Background: In spite of the emphasis on physician and patient communication in the new guidelines for the use of do-not-resuscitate orders published by the American Medical Association, informal information indicates that physicians and other health care professionals often formulate code status decisions without formal knowledge of the patient's wishes. The purpose of this study was to determine how accurately health care professionals are able to predict a patient's desired code status given a profile of the patient's medical history.
Methods: A consecutive sample of physicians and other health care professionals attending on-site primary care and long-term rehabilitation staff meetings were asked to participate in the study. Subjects read profiles of actual patients and attempted to predict the patients' desired code status. Subjects also highlighted factors of the patient profile that they deemed important in predicting each patient's desired code status.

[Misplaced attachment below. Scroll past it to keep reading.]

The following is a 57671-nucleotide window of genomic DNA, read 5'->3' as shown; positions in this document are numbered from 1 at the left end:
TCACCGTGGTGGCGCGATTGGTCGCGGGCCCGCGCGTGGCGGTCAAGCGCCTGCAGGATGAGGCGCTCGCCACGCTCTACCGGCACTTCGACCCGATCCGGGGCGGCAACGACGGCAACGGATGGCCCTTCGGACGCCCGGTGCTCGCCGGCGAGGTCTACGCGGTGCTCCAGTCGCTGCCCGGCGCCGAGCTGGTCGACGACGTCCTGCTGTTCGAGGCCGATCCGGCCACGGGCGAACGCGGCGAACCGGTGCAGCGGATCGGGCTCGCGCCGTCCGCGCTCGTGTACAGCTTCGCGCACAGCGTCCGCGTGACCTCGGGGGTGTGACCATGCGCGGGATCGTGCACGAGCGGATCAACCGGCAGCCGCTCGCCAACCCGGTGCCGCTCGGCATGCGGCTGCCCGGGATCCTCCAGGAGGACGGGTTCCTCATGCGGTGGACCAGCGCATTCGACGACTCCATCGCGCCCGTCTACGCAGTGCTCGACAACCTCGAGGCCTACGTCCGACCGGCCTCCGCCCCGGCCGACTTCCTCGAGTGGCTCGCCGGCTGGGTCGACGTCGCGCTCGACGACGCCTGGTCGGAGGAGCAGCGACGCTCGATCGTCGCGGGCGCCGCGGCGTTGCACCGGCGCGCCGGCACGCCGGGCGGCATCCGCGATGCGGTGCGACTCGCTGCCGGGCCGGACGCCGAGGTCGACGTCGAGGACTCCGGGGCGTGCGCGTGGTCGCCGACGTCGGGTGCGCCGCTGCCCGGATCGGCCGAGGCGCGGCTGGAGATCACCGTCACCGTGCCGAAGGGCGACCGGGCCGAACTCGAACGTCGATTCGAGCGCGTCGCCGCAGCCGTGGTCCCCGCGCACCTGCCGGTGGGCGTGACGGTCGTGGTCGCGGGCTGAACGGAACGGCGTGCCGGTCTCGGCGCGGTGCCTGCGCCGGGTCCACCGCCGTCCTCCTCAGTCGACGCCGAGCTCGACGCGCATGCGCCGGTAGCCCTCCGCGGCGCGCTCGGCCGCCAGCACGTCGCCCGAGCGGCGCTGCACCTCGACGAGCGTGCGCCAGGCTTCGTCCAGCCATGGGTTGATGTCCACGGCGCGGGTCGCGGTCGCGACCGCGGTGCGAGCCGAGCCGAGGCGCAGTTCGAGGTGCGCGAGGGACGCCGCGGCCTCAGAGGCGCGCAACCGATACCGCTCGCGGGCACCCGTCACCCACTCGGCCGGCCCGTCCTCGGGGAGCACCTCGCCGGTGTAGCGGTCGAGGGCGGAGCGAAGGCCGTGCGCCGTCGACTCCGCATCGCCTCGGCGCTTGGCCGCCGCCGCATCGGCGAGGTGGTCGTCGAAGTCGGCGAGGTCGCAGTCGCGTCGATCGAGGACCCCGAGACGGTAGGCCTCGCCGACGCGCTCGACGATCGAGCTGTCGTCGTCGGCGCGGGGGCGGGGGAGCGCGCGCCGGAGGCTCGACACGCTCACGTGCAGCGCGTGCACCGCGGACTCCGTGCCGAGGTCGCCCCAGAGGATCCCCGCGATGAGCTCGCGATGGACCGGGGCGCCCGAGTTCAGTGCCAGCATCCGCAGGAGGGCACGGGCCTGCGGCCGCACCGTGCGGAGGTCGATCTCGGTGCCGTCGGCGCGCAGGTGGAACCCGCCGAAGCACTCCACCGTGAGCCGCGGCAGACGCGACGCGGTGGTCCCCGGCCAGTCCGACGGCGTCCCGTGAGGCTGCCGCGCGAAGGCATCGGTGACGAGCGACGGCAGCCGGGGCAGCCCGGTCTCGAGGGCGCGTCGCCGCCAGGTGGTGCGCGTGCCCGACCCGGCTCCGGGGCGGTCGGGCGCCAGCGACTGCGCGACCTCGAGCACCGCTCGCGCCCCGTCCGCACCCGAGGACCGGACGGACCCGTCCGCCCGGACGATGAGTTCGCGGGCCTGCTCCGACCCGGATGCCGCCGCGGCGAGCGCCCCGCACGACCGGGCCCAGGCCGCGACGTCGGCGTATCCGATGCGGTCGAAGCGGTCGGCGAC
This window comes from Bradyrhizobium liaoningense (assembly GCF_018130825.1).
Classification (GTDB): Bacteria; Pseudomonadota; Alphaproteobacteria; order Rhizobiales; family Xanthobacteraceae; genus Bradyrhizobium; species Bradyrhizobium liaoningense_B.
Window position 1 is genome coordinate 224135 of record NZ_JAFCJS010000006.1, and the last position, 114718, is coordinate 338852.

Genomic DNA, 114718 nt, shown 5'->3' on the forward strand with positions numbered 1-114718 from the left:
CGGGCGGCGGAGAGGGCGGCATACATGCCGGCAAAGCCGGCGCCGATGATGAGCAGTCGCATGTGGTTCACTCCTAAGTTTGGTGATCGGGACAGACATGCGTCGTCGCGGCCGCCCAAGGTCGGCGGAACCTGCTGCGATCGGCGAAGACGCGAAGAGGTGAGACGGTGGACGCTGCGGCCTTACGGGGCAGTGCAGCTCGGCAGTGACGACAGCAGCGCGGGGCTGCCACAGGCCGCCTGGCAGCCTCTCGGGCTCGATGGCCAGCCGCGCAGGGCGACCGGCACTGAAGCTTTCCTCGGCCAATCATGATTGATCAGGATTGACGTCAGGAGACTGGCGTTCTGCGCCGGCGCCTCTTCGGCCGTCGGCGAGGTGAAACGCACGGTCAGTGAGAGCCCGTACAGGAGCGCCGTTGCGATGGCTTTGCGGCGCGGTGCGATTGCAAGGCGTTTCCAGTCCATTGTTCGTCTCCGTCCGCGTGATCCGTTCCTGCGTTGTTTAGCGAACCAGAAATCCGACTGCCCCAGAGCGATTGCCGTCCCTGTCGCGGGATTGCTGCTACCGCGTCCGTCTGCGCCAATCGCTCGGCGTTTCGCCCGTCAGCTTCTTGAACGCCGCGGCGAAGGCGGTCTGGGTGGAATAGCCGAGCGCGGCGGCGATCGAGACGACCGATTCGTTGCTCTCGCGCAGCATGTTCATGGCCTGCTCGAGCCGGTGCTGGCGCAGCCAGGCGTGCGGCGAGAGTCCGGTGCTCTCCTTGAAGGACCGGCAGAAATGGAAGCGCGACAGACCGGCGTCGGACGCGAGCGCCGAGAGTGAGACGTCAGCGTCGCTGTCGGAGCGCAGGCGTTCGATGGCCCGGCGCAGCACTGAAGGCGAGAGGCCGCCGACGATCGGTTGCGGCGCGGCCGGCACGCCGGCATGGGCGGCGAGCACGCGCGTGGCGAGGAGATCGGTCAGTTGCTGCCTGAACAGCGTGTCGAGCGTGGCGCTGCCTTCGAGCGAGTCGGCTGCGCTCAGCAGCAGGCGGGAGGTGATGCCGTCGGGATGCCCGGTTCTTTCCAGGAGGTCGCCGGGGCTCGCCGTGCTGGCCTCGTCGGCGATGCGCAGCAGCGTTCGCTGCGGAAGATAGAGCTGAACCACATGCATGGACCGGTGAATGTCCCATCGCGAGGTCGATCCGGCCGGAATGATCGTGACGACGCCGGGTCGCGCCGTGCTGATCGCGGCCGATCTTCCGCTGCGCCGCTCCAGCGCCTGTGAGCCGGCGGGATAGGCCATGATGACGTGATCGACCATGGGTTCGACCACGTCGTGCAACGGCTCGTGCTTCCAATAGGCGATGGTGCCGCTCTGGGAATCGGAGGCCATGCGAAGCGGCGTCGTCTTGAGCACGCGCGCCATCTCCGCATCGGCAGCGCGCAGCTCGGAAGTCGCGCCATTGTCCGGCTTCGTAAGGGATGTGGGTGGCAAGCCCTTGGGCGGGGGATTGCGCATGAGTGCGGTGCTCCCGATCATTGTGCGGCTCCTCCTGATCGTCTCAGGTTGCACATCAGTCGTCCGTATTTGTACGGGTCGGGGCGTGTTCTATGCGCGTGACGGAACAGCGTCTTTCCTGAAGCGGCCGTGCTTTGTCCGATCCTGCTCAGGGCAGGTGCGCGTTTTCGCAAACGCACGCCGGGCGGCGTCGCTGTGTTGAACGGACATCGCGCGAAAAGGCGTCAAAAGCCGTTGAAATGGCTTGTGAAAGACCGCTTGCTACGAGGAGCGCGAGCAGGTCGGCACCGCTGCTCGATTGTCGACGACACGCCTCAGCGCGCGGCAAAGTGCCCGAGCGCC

Results: For the 12 patient profiles examined, the respondents accurately estimated patients' desired code status an average of only 6.5 times. Patient ability to perform the basic activities of daily living was the patient profile factor cited most frequently as influential in determining code status.
Conclusions: Given only clinical and demographic data, health care professionals are only slightly better than chance in determining patients' desired code status. Health care professionals working with long-term care patients should become familiar with individual patient's values and desires for code status decisions.